Next, we define two classes, Pdf and Image, which inherit from the abstract class FileFormatDescriptor. Each class represents a supported file format within our system. We will initialize the classes with their respective extensions and signatures.

Let’s start with the Pdf class:

public class Pdf : FileFormatDescriptor
    protected override void Initialize()
        TypeName = "PDF FILE";
        MagicNumbers.Add([0x25, 0x50, 0x44, 0x46]);

Then, we will proceed by adding the Image class:

public class Image : FileFormatDescriptor
    protected override void Initialize()
        TypeName = "IMAGE FILE";
        Extensions.UnionWith([".jpeg", ".jpg", ".png"]);
        MagicNumbers.AddRange(new byte[][]
             [0x89, 0x50, 0x4E, 0x47, 0x0D, 0x0A, 0x1A, 0x0A],
             [0xFF, 0xD8, 0xFF, 0xE0],
             [0xFF, 0xD8, 0xFF, 0xE1],
             [0xFF, 0xD8, 0xFF, 0xE2],
             [0xFF, 0xD8, 0xFF, 0xE3]

Because our system is somewhat tolerant of image formats, we combine both JPG and PNG formats into one class. However, we could extract each into separate classes.

Implement our Validator Static Class

Let’s now centralize our validation process by creating a static class that maintains a list of allowed type classes and utilizes their respective Validate() methods:

public static class FileValidator
    private static readonly List<FileFormatDescriptor> AllowedFormats = [new Image(), new Pdf()];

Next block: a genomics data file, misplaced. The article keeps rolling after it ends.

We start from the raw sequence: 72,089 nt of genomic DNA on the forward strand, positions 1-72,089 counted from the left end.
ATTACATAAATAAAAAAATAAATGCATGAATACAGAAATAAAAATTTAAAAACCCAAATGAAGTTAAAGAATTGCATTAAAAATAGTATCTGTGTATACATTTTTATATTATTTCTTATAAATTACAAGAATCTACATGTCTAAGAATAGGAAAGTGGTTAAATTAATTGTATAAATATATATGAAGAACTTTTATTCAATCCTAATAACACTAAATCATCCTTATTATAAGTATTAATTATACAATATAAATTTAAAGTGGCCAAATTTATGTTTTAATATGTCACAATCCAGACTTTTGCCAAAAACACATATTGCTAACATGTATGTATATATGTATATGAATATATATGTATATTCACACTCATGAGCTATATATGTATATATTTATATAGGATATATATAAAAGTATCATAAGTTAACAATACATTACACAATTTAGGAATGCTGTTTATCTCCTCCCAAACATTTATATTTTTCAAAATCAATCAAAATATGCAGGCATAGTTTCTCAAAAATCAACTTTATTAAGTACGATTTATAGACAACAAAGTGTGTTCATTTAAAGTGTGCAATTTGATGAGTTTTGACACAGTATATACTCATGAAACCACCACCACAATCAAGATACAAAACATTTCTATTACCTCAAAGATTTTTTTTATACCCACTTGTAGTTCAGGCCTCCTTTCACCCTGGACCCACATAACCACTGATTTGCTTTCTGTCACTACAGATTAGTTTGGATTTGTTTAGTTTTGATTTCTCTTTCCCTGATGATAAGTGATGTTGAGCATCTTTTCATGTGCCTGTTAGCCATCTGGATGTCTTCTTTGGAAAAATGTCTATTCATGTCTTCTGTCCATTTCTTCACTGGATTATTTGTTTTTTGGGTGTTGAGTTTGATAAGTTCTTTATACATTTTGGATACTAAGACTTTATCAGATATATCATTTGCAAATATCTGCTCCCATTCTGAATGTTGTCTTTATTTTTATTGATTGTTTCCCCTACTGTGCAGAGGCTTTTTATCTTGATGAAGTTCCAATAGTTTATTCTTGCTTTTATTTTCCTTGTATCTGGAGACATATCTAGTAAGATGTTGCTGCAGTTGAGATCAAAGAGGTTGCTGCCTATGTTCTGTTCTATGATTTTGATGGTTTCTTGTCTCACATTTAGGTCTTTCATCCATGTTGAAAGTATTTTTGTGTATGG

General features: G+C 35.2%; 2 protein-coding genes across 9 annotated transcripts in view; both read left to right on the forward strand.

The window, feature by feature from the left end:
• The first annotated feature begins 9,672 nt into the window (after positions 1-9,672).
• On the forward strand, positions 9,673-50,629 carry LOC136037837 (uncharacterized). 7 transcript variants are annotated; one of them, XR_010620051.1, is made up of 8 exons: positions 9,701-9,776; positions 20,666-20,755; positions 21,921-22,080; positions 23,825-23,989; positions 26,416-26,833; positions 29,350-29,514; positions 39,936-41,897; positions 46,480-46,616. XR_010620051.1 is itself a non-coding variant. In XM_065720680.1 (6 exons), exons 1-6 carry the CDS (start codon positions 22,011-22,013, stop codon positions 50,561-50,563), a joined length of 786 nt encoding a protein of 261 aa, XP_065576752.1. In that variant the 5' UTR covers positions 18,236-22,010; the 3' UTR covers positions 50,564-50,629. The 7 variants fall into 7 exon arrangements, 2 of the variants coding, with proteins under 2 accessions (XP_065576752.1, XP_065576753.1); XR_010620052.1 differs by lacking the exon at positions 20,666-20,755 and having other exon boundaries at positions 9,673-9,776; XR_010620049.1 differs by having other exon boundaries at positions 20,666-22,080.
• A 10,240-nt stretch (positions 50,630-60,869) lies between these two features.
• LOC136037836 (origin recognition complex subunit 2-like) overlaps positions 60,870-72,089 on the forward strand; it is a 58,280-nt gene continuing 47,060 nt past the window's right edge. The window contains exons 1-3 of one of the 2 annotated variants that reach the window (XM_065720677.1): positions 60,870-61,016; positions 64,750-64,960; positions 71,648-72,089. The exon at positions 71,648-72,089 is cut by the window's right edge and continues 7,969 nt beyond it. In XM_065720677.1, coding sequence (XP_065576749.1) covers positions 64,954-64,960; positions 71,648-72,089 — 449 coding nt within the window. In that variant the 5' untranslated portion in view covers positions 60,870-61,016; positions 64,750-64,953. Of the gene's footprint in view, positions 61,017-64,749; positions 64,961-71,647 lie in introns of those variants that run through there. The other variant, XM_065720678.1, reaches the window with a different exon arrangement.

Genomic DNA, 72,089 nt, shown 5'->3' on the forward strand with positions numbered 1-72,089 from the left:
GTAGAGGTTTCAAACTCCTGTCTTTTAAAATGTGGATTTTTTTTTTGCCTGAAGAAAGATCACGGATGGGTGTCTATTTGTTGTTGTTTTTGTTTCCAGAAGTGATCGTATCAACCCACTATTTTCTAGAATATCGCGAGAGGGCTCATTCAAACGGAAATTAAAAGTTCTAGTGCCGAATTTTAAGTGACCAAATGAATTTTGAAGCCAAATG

public static Result Validate(IFormFile file)
        var fileExtension = Path.GetExtension(file.FileName);
        var targetType = AllowedFormats.FirstOrDefault(x => x.IsIncludedExtention(fileExtension));

        if (targetType is null)
            return new Result(false, Status.NOT_SUPPORTED, $"{Status.NOT_SUPPORTED}");

        return targetType.Validate(file);

The validation starts by extracting the uploaded file’s extension and then determines the supposed file type by searching for a matching extension in the AllowedFormats list. If no corresponding extension is found, we simply return a response that the file type is not supported. Otherwise, we pass the file to the Validate() method belonging to an instance of targetType to verify if the content of the file matches the expected format.

Adding an Upload Endpoint

To be ready to verify the uploaded files, we have to have an action to call it. So let’s define the UploadController which will exercise our FileValidator:

public class UploadController : ControllerBase
    public IActionResult Upload(IFormFile file)
        var result = FileValidator.Validate(file);

        return result.Acceptable ? Ok(result) : BadRequest(result);

Testing With Postman

Let’s verify that our code works as expected. Because we have created a Web API, we will be using Postman for testing.

We create a new POST request, selecting the form-data option. Finally, we’ll add a key-value pair where the key corresponds to the name of the IFormFile parameter in the controller, and the value represents the file itself.

Let’s start by uploading a fake PNG file: 

fake image file

The response indicates that the uploaded file is not acceptable, and our message property gives us a more readable explanation.

Now, let’s proceed with our testing by uploading a PDF file:

True pdf file

Finally, we will attempt to upload a Word document, which is an unsupported file type:

not supported file type

Great, the results meet our expectations. Now, building upon this success, we can enhance our solution by implementing action filters as detailed in our article Different Ways to Validate an Uploaded File in ASP.Net Core.


In this article, we have learned how to validate file upload extensions in .NET apps. We utilized file signatures in our system as a simple yet effective method for enhancing security. Despite its simplicity, this approach adds an extra layer of protection, making our software more secure against potential threats.